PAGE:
An ag-gag in Kentucky, guns on campus in Georgia, protection for businesses that want to deny service to gays in Kansas; sound familiar? You can thank the American Legislative Exchange Council’s one-size-fits-all bills that are gutting local control.
ALEC is the clearinghouse for conservative ideas, a highly secretive non-profit that puts big business and state lawmakers together to draft model legislation in an effort to undermine regulation, cut taxes and advance other often far-right agendas, all while avoiding the very disclosure of its members. It’s the spoke in the wheel of dozens of conservative organizations that’s weakening the very purpose of the states, especially in Republican-dominated regions. Grassroots state governance and local control has been replaced with confidential meetings with big-money backers. America’s red states are becoming little more than chimeric twins, absorbed by their more powerful plutocratic siblings.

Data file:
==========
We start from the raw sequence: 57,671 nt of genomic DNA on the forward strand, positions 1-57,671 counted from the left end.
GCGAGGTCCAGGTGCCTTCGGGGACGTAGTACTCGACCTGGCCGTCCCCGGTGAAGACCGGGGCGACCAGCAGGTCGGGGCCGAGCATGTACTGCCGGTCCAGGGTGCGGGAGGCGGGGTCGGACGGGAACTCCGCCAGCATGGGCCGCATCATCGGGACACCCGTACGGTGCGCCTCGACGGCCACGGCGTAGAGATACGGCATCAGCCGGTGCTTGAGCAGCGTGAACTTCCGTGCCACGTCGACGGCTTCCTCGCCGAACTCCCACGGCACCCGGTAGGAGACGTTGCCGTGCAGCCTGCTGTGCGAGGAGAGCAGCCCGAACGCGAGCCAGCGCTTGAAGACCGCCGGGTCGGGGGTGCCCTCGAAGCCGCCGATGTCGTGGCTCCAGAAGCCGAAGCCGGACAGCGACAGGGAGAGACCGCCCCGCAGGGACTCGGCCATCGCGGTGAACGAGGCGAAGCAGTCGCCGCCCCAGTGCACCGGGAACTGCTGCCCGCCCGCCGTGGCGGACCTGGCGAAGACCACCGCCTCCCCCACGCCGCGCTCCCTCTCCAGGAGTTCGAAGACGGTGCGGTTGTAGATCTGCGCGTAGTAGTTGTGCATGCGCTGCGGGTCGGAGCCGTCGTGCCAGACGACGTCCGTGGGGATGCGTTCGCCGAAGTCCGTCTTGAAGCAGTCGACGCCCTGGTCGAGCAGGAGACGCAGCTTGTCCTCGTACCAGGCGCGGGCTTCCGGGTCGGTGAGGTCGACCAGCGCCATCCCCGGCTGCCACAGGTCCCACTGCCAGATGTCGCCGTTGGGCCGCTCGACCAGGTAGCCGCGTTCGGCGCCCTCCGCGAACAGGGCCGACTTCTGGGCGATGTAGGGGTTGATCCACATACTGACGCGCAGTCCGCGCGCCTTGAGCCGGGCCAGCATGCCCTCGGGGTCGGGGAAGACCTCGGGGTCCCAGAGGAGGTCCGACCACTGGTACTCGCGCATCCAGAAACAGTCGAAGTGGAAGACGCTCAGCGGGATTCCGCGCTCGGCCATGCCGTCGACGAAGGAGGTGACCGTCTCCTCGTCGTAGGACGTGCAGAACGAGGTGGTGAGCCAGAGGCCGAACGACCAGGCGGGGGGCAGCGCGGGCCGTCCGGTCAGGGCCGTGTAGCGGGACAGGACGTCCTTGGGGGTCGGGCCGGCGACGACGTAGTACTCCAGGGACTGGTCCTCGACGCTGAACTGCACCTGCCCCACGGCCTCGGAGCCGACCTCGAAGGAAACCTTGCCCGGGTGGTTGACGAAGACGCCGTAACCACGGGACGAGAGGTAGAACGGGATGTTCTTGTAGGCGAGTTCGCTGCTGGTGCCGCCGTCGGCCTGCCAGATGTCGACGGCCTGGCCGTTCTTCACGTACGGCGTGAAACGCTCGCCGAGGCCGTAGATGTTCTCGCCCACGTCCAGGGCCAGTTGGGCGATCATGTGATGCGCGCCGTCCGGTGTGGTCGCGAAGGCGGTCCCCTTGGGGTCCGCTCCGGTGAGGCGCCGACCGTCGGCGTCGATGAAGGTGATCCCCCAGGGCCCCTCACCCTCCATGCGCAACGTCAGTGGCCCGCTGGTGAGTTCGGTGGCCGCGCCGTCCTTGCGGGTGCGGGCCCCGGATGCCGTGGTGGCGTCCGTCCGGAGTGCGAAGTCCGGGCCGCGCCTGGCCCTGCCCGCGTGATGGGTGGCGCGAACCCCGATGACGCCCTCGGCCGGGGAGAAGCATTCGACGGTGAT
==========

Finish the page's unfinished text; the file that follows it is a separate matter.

State. Sen. Jim Patrick told us this week that ALEC had nothing to do with the controversial ag-gag legislation he pushed through this year. But Patrick is the ALEC’s state chairman, says internal documents acquired by Sourcewatch.org. The Kentucky state Senate’s Agriculture Committee quietly slid an ag-gag of its own into legislation passed by the lower House designed to protect animals from abuse. Four members of that committee are also ALEC members, according to documents leaked to various news outlets. Coincidence? We don’t think so.